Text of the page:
This success is such that the Americans allow themselves to believe that they are definitively freed from the dictatorship of the French style and are going to show it during an unprecedented event in the history of fashion. On 28 November 1973, the Château de Versailles was the scene of what the American press saw as a battle between French Haute Couture and the American avant-garde.


On 28 November 1973, American designers eclipsed the great names in French fashion. Courtesy of Made to Measure Production


On the initiative of Eleanor Lambert, an influential American press attaché who knows how to bring talented designers to fame, a fashion show is being organised, under the pretext of a charity gala to finance the restoration work on the Château de Versailles, during which five American designers will present their creations to five French couturiers.


On the American side, the invited designers are Oscar de la Renta, Halston, Bill Blass, Stephen Burrows and Anne Klein, the latter having aroused a certain contempt on the French side, her creations being judged more than “average” because they are simple and intended for active women.


The French couturiers present were not the least of them: Yves Saint Laurent, Hubert de Givenchy, Pierre Cardin, Emmanuel Ungaro and Marc Bohan for Christian Dior only presented Haute Couture, as Pierre Berger wanted.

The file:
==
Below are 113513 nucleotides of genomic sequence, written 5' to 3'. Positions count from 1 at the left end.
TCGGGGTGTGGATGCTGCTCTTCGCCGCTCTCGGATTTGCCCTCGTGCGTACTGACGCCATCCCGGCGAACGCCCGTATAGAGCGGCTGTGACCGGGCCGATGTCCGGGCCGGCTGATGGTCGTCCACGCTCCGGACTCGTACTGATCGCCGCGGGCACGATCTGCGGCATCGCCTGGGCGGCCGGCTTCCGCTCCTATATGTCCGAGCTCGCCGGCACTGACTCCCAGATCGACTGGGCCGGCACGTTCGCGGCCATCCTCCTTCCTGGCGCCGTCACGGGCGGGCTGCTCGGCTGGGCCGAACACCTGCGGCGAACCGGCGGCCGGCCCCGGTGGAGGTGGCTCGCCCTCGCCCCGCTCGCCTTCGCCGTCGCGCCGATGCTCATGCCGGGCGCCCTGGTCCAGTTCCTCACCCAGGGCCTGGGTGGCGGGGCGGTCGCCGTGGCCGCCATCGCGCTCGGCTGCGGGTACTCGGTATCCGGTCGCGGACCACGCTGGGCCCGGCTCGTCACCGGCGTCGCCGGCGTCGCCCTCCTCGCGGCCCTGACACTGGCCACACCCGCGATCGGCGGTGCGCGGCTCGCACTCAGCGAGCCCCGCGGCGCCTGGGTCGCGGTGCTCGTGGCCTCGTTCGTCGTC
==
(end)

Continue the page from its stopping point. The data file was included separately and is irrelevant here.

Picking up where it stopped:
It is therefore a confrontation between the most prestigious of French Haute Couture and an American avant-garde that is setting the new trend in accessible ready-to-wear. In the audience we see Grâce Kelly, Jane Birkin, Liza Minelli and Andy Warhol, to name but a few. The whole Jet-Set is there.


His astonished eyes see France showcasing its ancestral know-how while the American fashion show has the audacity to be open to the future. It was necessary to dare, in front of the French genius, in front of these sublime couturiers somewhat prisoners of their style, to be resolutely modern and turned towards the future?


The evening of 28 November 1973 marks the entry of the United States on the international fashion scene ©Alain Dejean/Sygma/Corbis


Joséphine Baker opens the French show, grandiose as one might expect. It is Liza Minelli who opens, on the American side, a parade without much staging, without an orchestra, but bewitching songs accompany models with incredible bodies. Ten of them are Afro-Americans, and their special beauty dazzles an enchanted and soon hysterical audience, which gives a standing ovation and launches a shower of brochures to mark the American triumph.


Eleanor Lambert has won her bet: American fashion has shown its prestige, it is not just a ready-to-wear industry, the designers have their own genius, which can assert itself without complex in the face of French excellence. “By the time the spotlights went out and the curtain came down on the evening’s show, the history of fashion was born; its industry was forever transformed“, said Robin Givhan, fashion critic for the Washington Post, in his book The Battle of Versailles (2015) .





Featured photo : © Dazed Digital

Grâce à une veille accrue et à une excellente connaissance de ces secteurs, la rédaction de Luxus Magazin décrypte pour ses lecteurs les principaux enjeux économiques et technologiques de la mode, l’horlogerie, la joaillerie, la gastronomie, les parfums et cosmétiques, l’hôtellerie, et l’immobilier de prestige.